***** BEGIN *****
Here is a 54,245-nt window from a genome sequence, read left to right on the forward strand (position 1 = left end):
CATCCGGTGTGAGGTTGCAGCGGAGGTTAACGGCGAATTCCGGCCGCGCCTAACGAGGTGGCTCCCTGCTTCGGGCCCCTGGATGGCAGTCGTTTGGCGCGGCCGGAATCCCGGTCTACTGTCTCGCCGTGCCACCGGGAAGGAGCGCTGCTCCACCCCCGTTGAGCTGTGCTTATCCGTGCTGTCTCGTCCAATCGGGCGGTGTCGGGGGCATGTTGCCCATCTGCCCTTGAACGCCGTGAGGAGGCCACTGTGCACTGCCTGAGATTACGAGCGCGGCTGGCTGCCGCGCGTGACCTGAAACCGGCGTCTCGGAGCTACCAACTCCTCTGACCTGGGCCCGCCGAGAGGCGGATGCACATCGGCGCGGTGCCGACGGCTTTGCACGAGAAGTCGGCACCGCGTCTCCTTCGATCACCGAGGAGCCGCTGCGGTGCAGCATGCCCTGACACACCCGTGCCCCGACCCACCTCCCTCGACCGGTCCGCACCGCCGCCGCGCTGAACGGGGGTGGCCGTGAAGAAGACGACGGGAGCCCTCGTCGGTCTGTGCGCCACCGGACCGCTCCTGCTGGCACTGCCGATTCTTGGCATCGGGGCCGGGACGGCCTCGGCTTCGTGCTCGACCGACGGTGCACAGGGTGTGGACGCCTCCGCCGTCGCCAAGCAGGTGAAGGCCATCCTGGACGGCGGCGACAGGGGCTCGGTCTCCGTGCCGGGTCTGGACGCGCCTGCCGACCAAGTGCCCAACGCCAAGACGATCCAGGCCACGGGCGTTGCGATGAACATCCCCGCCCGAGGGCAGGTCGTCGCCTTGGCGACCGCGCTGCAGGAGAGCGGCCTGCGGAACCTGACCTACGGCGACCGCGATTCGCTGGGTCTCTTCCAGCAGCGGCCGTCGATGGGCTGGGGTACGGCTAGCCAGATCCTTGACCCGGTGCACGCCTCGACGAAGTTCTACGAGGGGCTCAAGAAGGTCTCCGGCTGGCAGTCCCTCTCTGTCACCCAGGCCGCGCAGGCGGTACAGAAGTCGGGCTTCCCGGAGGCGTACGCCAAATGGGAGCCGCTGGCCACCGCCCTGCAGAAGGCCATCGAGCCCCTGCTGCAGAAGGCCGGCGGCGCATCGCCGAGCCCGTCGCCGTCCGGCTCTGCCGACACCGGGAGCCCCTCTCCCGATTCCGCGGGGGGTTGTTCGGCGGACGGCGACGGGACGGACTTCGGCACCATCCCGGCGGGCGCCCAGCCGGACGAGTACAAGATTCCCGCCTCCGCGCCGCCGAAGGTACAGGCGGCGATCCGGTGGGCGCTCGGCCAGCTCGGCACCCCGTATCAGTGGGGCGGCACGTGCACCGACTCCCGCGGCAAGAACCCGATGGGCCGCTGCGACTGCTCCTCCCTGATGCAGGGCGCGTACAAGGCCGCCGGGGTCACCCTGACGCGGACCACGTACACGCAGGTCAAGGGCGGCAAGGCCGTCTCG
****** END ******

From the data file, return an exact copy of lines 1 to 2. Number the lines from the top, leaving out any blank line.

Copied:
Here is a 54,245-nt window from a genome sequence, read left to right on the forward strand (position 1 = left end):
CATCCGGTGTGAGGTTGCAGCGGAGGTTAACGGCGAATTCCGGCCGCGCCTAACGAGGTGGCTCCCTGCTTCGGGCCCCTGGATGGCAGTCGTTTGGCGCGGCCGGAATCCCGGTCTACTGTCTCGCCGTGCCACCGGGAAGGAGCGCTGCTCCACCCCCGTTGAGCTGTGCTTATCCGTGCTGTCTCGTCCAATCGGGCGGTGTCGGGGGCATGTTGCCCATCTGCCCTTGAACGCCGTGAGGAGGCCACTGTGCACTGCCTGAGATTACGAGCGCGGCTGGCTGCCGCGCGTGACCTGAAACCGGCGTCTCGGAGCTACCAACTCCTCTGACCTGGGCCCGCCGAGAGGCGGATGCACATCGGCGCGGTGCCGACGGCTTTGCACGAGAAGTCGGCACCGCGTCTCCTTCGATCACCGAGGAGCCGCTGCGGTGCAGCATGCCCTGACACACCCGTGCCCCGACCCACCTCCCTCGACCGGTCCGCACCGCCGCCGCGCTGAACGGGGGTGGCCGTGAAGAAGACGACGGGAGCCCTCGTCGGTCTGTGCGCCACCGGACCGCTCCTGCTGGCACTGCCGATTCTTGGCATCGGGGCCGGGACGGCCTCGGCTTCGTGCTCGACCGACGGTGCACAGGGTGTGGACGCCTCCGCCGTCGCCAAGCAGGTGAAGGCCATCCTGGACGGCGGCGACAGGGGCTCGGTCTCCGTGCCGGGTCTGGACGCGCCTGCCGACCAAGTGCCCAACGCCAAGACGATCCAGGCCACGGGCGTTGCGATGAACATCCCCGCCCGAGGGCAGGTCGTCGCCTTGGCGACCGCGCTGCAGGAGAGCGGCCTGCGGAACCTGACCTACGGCGACCGCGATTCGCTGGGTCTCTTCCAGCAGCGGCCGTCGATGGGCTGGGGTACGGCTAGCCAGATCCTTGACCCGGTGCACGCCTCGACGAAGTTCTACGAGGGGCTCAAGAAGGTCTCCGGCTGGCAGTCCCTCTCTGTCACCCAGGCCGCGCAGGCGGTACAGAAGTCGGGCTTCCCGGAGGCGTACGCCAAATGGGAGCCGCTGGCCACCGCCCTGCAGAAGGCCATCGAGCCCCTGCTGCAGAAGGCCGGCGGCGCATCGCCGAGCCCGTCGCCGTCCGGCTCTGCCGACACCGGGAGCCCCTCTCCCGATTCCGCGGGGGGTTGTTCGGCGGACGGCGACGGGACGGACTTCGGCACCATCCCGGCGGGCGCCCAGCCGGACGAGTACAAGATTCCCGCCTCCGCGCCGCCGAAGGTACAGGCGGCGATCCGGTGGGCGCTCGGCCAGCTCGGCACCCCGTATCAGTGGGGCGGCACGTGCACCGACTCCCGCGGCAAGAACCCGATGGGCCGCTGCGACTGCTCCTCCCTGATGCAGGGCGCGTACAAGGCCGCCGGGGTCACCCTGACGCGGACCACGTACACGCAGGTCAAGGGCGGCAAGGCCGTCTCG